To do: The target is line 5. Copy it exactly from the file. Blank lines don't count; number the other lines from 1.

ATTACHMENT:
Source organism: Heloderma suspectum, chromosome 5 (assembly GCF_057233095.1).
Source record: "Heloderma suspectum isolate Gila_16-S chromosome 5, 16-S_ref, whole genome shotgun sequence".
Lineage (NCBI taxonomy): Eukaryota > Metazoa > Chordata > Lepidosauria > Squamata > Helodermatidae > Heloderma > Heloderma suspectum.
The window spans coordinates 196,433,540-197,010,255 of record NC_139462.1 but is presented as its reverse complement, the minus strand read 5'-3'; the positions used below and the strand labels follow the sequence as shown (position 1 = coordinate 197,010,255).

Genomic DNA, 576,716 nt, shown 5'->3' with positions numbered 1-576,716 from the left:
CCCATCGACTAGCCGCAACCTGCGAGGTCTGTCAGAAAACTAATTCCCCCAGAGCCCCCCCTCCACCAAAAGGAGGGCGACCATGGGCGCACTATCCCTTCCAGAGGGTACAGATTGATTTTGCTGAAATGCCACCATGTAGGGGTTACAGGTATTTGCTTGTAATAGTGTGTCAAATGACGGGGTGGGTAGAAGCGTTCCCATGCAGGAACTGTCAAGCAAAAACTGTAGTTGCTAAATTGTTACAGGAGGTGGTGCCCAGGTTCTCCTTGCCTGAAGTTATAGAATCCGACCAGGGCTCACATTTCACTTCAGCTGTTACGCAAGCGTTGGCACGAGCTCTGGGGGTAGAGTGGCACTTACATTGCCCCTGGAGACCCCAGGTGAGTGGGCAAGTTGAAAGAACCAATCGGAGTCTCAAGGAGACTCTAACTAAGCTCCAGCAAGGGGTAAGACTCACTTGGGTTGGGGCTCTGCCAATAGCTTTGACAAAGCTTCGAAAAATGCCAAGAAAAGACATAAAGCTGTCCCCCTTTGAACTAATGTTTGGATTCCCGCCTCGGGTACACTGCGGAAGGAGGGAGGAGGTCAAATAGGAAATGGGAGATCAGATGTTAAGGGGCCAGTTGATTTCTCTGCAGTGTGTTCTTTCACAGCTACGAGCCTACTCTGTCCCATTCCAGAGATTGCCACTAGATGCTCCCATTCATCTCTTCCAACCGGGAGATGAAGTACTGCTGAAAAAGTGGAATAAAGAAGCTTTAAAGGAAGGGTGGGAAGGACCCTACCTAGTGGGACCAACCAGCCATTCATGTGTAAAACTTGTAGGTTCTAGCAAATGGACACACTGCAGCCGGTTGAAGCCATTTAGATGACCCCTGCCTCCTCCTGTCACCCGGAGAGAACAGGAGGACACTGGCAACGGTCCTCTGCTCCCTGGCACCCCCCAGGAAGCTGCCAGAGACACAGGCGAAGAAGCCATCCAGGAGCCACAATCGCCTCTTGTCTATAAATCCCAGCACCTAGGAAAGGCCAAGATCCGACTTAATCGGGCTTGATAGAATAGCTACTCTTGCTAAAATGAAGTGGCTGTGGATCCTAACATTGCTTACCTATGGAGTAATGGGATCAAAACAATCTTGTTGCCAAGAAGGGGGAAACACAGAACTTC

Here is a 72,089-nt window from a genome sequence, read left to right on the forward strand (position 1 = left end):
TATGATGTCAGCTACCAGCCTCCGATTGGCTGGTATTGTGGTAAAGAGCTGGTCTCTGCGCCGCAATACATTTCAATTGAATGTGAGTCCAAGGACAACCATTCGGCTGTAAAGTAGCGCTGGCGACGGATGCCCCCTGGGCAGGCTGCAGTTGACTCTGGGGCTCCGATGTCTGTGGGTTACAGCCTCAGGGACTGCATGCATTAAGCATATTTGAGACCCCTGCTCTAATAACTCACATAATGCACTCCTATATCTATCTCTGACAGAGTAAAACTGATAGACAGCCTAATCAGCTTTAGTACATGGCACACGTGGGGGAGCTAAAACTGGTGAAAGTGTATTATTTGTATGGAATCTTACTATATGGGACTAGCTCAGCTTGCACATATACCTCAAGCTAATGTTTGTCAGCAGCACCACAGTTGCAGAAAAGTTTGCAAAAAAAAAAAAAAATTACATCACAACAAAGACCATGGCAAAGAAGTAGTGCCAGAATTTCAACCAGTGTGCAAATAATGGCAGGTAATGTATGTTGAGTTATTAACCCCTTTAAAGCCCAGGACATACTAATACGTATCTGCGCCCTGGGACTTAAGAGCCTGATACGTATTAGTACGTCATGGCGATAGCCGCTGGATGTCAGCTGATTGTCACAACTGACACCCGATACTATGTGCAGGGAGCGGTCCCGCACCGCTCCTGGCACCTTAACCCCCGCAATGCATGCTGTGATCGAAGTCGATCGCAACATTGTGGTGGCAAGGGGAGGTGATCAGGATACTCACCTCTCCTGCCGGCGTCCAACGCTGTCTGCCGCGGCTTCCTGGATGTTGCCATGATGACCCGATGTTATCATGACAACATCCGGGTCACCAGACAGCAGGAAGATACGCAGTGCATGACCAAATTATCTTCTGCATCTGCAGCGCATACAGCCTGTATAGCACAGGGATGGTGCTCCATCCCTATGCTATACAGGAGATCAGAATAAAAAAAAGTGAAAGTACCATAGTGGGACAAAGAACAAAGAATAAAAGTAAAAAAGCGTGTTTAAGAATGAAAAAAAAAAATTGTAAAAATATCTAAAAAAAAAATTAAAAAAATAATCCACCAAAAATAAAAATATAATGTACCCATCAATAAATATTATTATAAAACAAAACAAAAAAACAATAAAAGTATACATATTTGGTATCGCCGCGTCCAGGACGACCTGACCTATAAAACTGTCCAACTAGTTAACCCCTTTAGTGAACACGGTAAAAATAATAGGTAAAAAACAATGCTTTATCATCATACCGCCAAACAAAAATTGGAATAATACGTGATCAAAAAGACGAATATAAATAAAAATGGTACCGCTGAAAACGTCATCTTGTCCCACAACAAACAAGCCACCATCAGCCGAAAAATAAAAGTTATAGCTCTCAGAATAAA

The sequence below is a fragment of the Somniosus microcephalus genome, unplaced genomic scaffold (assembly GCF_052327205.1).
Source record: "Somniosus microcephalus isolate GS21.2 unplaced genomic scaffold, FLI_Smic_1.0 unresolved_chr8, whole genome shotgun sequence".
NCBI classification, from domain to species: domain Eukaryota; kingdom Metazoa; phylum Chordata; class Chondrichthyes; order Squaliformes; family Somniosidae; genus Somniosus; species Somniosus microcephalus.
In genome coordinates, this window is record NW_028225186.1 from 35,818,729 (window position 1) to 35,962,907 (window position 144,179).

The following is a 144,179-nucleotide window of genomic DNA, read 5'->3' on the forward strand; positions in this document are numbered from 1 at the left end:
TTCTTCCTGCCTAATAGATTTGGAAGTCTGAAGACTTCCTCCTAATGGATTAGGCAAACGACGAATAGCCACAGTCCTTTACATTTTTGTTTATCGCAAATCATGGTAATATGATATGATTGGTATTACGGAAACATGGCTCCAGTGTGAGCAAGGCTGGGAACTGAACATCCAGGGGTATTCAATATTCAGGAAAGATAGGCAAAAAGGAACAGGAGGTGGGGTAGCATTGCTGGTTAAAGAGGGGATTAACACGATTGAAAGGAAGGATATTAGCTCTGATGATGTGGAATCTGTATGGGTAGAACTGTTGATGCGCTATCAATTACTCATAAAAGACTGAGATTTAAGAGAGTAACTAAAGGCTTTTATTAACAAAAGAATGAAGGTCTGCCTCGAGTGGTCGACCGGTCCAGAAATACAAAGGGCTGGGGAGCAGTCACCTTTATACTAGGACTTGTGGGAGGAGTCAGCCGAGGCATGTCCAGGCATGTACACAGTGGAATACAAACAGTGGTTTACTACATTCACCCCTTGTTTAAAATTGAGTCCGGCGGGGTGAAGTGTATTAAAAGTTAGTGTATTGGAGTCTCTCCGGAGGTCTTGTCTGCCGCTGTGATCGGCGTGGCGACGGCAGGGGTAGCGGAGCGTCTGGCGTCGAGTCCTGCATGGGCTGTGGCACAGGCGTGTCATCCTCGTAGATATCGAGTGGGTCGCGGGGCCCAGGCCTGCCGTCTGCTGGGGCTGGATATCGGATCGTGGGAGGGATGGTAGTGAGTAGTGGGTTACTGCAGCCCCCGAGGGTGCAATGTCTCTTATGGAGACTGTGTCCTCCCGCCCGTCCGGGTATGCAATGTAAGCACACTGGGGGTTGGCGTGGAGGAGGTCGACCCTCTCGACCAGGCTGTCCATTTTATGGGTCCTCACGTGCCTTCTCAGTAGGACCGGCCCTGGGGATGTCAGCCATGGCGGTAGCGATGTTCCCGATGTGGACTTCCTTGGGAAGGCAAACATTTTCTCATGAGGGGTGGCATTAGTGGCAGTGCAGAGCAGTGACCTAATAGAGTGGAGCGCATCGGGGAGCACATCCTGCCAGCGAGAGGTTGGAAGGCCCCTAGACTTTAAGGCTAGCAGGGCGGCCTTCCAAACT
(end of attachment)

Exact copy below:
Genomic DNA, 576,716 nt, shown 5'->3' with positions numbered 1-576,716 from the left: